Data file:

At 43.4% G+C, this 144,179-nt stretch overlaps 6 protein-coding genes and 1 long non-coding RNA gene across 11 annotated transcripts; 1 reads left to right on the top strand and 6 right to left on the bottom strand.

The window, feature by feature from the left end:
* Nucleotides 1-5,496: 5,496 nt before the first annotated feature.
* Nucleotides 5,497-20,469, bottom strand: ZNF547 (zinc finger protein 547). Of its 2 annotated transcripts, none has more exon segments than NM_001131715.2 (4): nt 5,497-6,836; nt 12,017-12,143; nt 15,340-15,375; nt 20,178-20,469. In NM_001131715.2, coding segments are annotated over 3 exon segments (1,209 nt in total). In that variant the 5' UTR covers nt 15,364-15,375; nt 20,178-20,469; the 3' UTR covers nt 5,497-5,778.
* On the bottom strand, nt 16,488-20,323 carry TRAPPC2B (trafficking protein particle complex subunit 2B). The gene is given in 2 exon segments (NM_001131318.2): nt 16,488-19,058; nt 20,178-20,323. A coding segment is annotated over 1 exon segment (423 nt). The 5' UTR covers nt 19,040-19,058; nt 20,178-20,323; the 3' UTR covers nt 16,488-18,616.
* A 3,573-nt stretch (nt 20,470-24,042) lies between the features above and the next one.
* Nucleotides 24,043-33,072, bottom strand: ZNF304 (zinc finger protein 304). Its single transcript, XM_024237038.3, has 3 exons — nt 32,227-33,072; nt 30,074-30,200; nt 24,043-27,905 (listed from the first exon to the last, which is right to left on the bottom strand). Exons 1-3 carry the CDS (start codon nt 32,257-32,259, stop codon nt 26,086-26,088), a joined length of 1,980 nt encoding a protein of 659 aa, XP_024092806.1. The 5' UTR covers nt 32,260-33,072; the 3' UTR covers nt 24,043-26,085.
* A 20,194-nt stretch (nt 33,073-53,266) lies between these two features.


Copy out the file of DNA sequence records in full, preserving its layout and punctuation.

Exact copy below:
At 43.4% G+C, this 144,179-nt stretch overlaps 6 protein-coding genes and 1 long non-coding RNA gene across 11 annotated transcripts; 1 reads left to right on the top strand and 6 right to left on the bottom strand.

The window, feature by feature from the left end:
* Nucleotides 1-5,496: 5,496 nt before the first annotated feature.
* Nucleotides 5,497-20,469, bottom strand: ZNF547 (zinc finger protein 547). Of its 2 annotated transcripts, none has more exon segments than NM_001131715.2 (4): nt 5,497-6,836; nt 12,017-12,143; nt 15,340-15,375; nt 20,178-20,469. In NM_001131715.2, coding segments are annotated over 3 exon segments (1,209 nt in total). In that variant the 5' UTR covers nt 15,364-15,375; nt 20,178-20,469; the 3' UTR covers nt 5,497-5,778.
* On the bottom strand, nt 16,488-20,323 carry TRAPPC2B (trafficking protein particle complex subunit 2B). The gene is given in 2 exon segments (NM_001131318.2): nt 16,488-19,058; nt 20,178-20,323. A coding segment is annotated over 1 exon segment (423 nt). The 5' UTR covers nt 19,040-19,058; nt 20,178-20,323; the 3' UTR covers nt 16,488-18,616.
* A 3,573-nt stretch (nt 20,470-24,042) lies between the features above and the next one.
* Nucleotides 24,043-33,072, bottom strand: ZNF304 (zinc finger protein 304). Its single transcript, XM_024237038.3, has 3 exons — nt 32,227-33,072; nt 30,074-30,200; nt 24,043-27,905 (listed from the first exon to the last, which is right to left on the bottom strand). Exons 1-3 carry the CDS (start codon nt 32,257-32,259, stop codon nt 26,086-26,088), a joined length of 1,980 nt encoding a protein of 659 aa, XP_024092806.1. The 5' UTR covers nt 32,260-33,072; the 3' UTR covers nt 24,043-26,085.
* A 20,194-nt stretch (nt 33,073-53,266) lies between these two features.